Bob Marley’s Inspiration
Picture by Jeremy Chan (CC BY-NC-ND 2.0)
When I was invited back to BBC Radio 2 for a second appearance on Pause For Thought, with early morning host Vanessa Feltz, I was told I could speak on whatever I liked… as long as I referenced the fact it was the 30th anniversary of Bob Marley’s album Legend peaking the UK charts! Here’s what I came up with.
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Pause for Thought May 19, 2014: Legends
Thirty years ago this week, Bob Marley’s seminal compilation album Legend reached number 1 in the UK. It became the biggest selling reggae record of all time, turning songs like Get Up, Stand Up and Is This Love into worldwide hits.
The anniversary got me thinking about this word legend. A legend can be a hero—someone in history that we aspire to emulate. Or a legend can be a story—a myth or tale, fictional or historic, that inspires us to live a certain way.
In this sense Legend was an apt title for Bob Marley’s album. To many people he is a hero—a guitar-strumming prophet who demanded justice for Jamaicans and oppressed people everywhere. And this hero came telling a story. Through his songs he inspired his audience to imagine a life of freedom.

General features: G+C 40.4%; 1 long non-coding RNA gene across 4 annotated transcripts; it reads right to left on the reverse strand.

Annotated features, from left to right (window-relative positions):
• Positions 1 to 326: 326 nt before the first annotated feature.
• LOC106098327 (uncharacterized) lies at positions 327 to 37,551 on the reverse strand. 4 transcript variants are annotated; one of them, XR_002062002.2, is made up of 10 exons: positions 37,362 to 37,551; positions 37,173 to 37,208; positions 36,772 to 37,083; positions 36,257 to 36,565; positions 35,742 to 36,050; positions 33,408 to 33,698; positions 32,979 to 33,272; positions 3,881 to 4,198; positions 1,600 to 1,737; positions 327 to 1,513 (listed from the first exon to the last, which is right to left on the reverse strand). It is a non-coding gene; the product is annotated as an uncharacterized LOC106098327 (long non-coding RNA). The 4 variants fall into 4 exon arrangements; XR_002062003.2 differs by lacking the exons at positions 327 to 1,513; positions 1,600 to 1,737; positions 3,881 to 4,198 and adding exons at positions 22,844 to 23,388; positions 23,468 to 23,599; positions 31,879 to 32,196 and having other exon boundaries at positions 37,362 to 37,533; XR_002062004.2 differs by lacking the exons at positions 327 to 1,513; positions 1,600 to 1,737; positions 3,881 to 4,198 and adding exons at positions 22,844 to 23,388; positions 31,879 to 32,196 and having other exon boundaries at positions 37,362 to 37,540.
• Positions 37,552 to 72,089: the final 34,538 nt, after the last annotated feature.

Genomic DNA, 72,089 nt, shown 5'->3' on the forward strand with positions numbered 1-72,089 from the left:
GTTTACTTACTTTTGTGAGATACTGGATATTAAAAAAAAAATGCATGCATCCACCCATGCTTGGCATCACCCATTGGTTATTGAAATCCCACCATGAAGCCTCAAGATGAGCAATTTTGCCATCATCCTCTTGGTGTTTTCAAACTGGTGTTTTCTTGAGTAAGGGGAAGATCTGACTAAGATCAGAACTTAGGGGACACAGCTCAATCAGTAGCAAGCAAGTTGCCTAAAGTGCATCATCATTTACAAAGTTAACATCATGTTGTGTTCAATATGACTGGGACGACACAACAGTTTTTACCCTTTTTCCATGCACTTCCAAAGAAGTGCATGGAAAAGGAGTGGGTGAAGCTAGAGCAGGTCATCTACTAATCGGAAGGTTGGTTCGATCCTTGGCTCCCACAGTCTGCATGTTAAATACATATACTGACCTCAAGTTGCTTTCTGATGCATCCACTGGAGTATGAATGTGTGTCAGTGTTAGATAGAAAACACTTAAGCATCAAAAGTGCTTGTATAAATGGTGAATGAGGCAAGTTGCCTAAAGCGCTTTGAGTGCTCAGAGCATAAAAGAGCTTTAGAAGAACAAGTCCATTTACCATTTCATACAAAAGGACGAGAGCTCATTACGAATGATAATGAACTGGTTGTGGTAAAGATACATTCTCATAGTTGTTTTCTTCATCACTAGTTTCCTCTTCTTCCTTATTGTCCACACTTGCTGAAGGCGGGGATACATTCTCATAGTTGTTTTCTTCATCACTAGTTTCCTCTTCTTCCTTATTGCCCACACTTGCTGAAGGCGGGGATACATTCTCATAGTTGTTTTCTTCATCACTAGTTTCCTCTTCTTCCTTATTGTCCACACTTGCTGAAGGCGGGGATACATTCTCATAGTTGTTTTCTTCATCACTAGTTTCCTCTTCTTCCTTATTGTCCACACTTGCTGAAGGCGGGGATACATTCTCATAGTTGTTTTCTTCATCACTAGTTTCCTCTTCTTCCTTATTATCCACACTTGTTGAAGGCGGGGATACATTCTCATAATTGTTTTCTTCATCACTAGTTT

Avid fans will know where Marley got this story from. When he sings about ‘another Moses’ leading them forward in the song Exodus, or about a future world without doom in One Love, or about ‘emancipating’ ourselves from slavery in Redemption Song, or about ‘Jah’ sitting in ‘Mount Zion’ ‘ruling all creation’ in Jamming, he’s either quoting or paraphrasing the Bible—particularly the bits that talk about the world to come. Bob Marley inspired his audience with the story of heaven.
The Legend album reminds me that all music is spiritual. When even the most secular of songwriters sings about love, loss, sadness, hope, betrayal, regret or freedom they’re on religious ground, in my opinion, as these are matters of the soul. The songwriters that move us most take this spiritual role seriously.
Bob Marley was buried with a guitar, a Bible, and a bud of marijuana in his coffin. He was a Rastafarian most of his life before reportedly converting to Christianity just before his death. His life and beliefs were complex. But he wasn’t afraid to address the injustices of his day, the spiritual longings of the heart, or point to a capital-S Someone beyond us who could help. Perhaps that’s why he’s reached legendary status and his songs still penetrate today.
A line from Exodus sums his message well:
Open your eyes and look within
Are you satisfied with the life you’re living?
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